This battle with change will define the next two giants of Science Fiction: Jules Verne and H. G. Wells. Verne portrays scientific change as a wondrous process that will bring adventure. He often does not show how this will affect human lives. (Captain Nemo is perhaps the closest he comes to it.) Wells rejects Verne’s naiveté and returns to Shelley’s grim view. Change will be painful. Traveling in time, becoming invisible, alien invasion, giant monsters, all will be terrible. Wells is not afraid to make social commentary, in fact, did nothing else at the same time that he predicted tank warfare, aerial bombing and other future realities. His novel, The Island of Doctor Moreau, for instance, was written as a fundraiser to stop animal vivisection. Wells moved away from narrative as he progressed, abandoning the Science Fiction adventure for proselytizing novels and non-fiction.

In the wake of World War I, society as a whole began to change in earnest. Mechanical inventions had been seen on the battlefields of Europe and now, in peacetime, they were making their way into people’s homes. Certainly the early twentieth century was not devoid of social criticism, but in the aftermath of the Great War, it was mostly in the purview of art and culture movements. The surrealists, the Dada-ists, the Bauhous movement. These were, for the most part, intellectuals talking to other intellectuals, and not making many inroads into popular culture. Indeed, that these movements set themselves aside from and opposed to popular culture was a point of pride.

But in 1920 a unique stage production in Russia was about to change all that.


R.U.R. is a 1920 science fiction play by the Czech writer, Karel Čapek. R.U.R. stands for Rossumovi Univerzální Roboti (Rossum’s Universal Robots). It premiered on January 25, 1921 and introduced the word “robot” to the language and to science fiction as a whole.

The word “robot”, which displaced older words such as “automaton” or “android” in languages around the world would itself become a trope that would offer science fiction writers copious opportunities to play, poke fun at, or otherwise satirize a host of society’s foibles, not the least of which, mankind’s desire for institutionalized slavery. Indeed, in Czech, robota means forced labour of the kind that serfs had to perform on their masters’ lands and is derived from the word rab, meaning “slave”.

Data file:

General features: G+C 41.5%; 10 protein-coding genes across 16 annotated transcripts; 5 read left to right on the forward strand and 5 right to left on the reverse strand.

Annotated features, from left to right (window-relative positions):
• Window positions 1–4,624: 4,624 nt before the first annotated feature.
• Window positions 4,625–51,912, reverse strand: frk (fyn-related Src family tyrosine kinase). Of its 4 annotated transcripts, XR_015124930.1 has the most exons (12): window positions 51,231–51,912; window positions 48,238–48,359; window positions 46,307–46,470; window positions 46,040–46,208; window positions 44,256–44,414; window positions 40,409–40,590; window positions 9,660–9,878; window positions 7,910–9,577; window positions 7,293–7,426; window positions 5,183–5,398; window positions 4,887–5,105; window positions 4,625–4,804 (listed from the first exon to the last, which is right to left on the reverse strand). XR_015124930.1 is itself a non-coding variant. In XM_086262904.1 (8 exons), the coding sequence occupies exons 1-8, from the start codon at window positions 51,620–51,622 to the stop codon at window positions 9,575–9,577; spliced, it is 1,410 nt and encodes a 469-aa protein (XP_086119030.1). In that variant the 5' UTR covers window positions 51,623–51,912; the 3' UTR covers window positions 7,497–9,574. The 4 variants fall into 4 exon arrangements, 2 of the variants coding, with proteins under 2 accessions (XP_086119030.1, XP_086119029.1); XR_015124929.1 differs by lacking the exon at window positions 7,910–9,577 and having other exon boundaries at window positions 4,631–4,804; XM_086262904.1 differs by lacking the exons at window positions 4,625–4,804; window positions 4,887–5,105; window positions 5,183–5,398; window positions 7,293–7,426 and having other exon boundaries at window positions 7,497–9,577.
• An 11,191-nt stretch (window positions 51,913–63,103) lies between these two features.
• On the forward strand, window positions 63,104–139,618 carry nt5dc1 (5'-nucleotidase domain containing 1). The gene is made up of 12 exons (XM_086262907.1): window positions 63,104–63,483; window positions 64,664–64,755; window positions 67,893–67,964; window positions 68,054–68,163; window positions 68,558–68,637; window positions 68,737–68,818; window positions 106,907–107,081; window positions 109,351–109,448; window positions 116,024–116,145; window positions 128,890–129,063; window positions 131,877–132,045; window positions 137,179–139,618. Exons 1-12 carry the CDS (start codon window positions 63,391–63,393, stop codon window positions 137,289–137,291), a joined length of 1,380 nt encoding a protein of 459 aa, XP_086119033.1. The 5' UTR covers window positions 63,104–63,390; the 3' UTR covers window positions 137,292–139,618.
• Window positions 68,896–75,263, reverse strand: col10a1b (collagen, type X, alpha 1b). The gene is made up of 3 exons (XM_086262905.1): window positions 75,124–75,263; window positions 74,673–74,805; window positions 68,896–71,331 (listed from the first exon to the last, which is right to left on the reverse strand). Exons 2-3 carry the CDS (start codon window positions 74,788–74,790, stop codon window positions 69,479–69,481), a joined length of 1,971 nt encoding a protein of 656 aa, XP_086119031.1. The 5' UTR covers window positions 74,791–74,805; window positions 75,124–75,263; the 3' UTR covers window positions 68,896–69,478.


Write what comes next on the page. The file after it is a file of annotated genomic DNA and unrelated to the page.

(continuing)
The name Rossum is an allusion to the Czech word rozum, meaning “reason”, “wisdom”, “intellect” or “common-sense”. It has been suggested that the allusion might be preserved by translating “Rossum” as “Reason” but only the Majer/Porter version translates the word as “Reason”. R.U.R becomes one of the first examples of science fiction using a new technology and a fantastical future world to say something profound about the contemporary society from which it sprang.

The play begins in a factory that makes artificial people, called roboti (robots), from synthetic organic matter. They are not exactly robots by the current definition of the term: they are living flesh and blood creatures rather than machinery and are closer to the modern idea of clones. They may be mistaken for humans and can think for themselves. They seem happy to work for humans at first, but a robot rebellion leads to the extinction of the human race.

Again, the social commentary does not hurt R.U.R.‘s public reception. The play was successful in its day in both Europe and North America. R.U.R. quickly became famous and was influential early in the history of its publication. By 1923, it had been translated into thirty languages.

Perhaps by today’s standards using a play about mechanical creations to send the message that slavery is bad may not seem like a very controversial move. It’s pretty well de rigueur today. If you have robots or artificial people in your story, at some point you’re going to have to talk about slavery and how it is bad and how all sentient beings should be free to make their own choices, etc., etc. That message can be found in at least one episode of any of the various Star Trek iterations.

But, of course, the using of science fiction to comment on society would not end with R.U.R.


There is a phrase that always seems to accompany science fiction of this type. “Thought provoking”. That was always kind of a code phrase that the science fiction you are about to read or see, which may have all the cool, whiz-bang trappings of science fiction that fans love, will also have a “message”

Science fiction that was described as “though provoking” could also be synonymous with “heavy handed” or worse, “boring”.